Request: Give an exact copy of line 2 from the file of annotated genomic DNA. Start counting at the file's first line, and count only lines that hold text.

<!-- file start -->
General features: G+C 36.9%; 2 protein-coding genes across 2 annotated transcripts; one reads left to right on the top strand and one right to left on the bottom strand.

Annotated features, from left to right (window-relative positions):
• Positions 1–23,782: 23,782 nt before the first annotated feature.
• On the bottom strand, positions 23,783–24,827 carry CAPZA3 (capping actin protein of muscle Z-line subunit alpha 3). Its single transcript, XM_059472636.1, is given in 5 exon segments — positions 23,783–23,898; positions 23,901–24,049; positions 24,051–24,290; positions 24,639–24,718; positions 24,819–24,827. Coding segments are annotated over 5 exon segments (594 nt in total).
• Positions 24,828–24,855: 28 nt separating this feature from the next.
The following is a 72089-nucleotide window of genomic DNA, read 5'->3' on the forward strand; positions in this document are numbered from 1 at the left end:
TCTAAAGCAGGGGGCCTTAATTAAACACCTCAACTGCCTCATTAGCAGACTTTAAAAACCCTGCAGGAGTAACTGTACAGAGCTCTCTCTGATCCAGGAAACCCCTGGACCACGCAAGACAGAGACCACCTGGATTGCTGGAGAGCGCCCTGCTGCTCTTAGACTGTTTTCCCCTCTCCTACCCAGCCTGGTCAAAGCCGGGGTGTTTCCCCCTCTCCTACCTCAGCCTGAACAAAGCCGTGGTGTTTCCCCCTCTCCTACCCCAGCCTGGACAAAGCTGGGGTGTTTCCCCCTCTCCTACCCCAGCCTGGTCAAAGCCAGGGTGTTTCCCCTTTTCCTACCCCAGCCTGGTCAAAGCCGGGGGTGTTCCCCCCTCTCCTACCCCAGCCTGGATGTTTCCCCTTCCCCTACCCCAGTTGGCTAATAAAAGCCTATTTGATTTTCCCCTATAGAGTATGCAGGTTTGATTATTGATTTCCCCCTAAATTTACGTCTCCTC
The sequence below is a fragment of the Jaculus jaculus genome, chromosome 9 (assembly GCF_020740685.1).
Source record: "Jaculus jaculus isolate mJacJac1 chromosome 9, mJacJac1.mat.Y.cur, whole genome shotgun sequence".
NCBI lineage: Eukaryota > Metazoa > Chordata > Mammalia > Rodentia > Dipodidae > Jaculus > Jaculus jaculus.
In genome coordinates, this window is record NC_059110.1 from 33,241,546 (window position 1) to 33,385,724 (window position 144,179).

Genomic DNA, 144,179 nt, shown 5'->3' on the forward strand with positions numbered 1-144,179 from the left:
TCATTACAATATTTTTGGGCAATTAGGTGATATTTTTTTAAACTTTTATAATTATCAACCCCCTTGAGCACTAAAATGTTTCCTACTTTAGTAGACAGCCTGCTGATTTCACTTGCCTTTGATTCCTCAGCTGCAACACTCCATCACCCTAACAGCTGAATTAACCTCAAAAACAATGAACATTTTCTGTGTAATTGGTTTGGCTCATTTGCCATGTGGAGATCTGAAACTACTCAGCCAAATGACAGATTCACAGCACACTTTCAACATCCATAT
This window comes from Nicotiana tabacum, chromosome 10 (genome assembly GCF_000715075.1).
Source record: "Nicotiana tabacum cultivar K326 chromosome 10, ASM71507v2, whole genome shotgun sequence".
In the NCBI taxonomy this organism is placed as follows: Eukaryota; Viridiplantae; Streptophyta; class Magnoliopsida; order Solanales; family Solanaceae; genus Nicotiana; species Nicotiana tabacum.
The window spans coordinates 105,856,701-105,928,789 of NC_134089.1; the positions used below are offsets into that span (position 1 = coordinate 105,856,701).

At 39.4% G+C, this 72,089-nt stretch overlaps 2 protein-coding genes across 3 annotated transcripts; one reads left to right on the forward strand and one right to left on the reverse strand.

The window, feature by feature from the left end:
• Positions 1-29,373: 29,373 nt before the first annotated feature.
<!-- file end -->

Annotated features, from left to right (window-relative positions):